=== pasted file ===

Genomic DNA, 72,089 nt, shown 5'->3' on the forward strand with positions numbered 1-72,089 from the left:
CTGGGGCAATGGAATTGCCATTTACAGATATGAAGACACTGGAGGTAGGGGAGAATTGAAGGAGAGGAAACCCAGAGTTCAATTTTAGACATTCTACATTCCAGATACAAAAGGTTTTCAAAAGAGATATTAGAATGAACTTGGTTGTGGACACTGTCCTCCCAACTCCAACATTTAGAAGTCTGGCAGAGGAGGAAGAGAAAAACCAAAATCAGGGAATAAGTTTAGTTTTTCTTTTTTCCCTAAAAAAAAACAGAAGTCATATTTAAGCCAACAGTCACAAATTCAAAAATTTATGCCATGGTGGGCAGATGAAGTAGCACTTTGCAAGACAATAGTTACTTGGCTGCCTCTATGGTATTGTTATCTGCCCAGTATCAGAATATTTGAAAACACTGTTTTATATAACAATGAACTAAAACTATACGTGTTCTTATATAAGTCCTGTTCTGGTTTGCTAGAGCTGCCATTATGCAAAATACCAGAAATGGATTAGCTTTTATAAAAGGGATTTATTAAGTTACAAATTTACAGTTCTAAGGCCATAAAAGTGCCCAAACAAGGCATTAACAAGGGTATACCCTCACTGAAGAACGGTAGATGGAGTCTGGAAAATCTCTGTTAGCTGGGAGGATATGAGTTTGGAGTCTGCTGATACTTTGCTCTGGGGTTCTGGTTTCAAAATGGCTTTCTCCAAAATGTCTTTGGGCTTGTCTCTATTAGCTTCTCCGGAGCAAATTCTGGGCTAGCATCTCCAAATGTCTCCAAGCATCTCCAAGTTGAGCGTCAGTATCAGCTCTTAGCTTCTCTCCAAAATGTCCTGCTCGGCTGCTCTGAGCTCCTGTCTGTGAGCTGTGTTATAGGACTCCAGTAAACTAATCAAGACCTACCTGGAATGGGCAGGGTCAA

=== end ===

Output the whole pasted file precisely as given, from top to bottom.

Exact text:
Genomic DNA, 72,089 nt, shown 5'->3' on the forward strand with positions numbered 1-72,089 from the left:
CTGGGGCAATGGAATTGCCATTTACAGATATGAAGACACTGGAGGTAGGGGAGAATTGAAGGAGAGGAAACCCAGAGTTCAATTTTAGACATTCTACATTCCAGATACAAAAGGTTTTCAAAAGAGATATTAGAATGAACTTGGTTGTGGACACTGTCCTCCCAACTCCAACATTTAGAAGTCTGGCAGAGGAGGAAGAGAAAAACCAAAATCAGGGAATAAGTTTAGTTTTTCTTTTTTCCCTAAAAAAAAACAGAAGTCATATTTAAGCCAACAGTCACAAATTCAAAAATTTATGCCATGGTGGGCAGATGAAGTAGCACTTTGCAAGACAATAGTTACTTGGCTGCCTCTATGGTATTGTTATCTGCCCAGTATCAGAATATTTGAAAACACTGTTTTATATAACAATGAACTAAAACTATACGTGTTCTTATATAAGTCCTGTTCTGGTTTGCTAGAGCTGCCATTATGCAAAATACCAGAAATGGATTAGCTTTTATAAAAGGGATTTATTAAGTTACAAATTTACAGTTCTAAGGCCATAAAAGTGCCCAAACAAGGCATTAACAAGGGTATACCCTCACTGAAGAACGGTAGATGGAGTCTGGAAAATCTCTGTTAGCTGGGAGGATATGAGTTTGGAGTCTGCTGATACTTTGCTCTGGGGTTCTGGTTTCAAAATGGCTTTCTCCAAAATGTCTTTGGGCTTGTCTCTATTAGCTTCTCCGGAGCAAATTCTGGGCTAGCATCTCCAAATGTCTCCAAGCATCTCCAAGTTGAGCGTCAGTATCAGCTCTTAGCTTCTCTCCAAAATGTCCTGCTCGGCTGCTCTGAGCTCCTGTCTGTGAGCTGTGTTATAGGACTCCAGTAAACTAATCAAGACCTACCTGGAATGGGCAGGGTCAA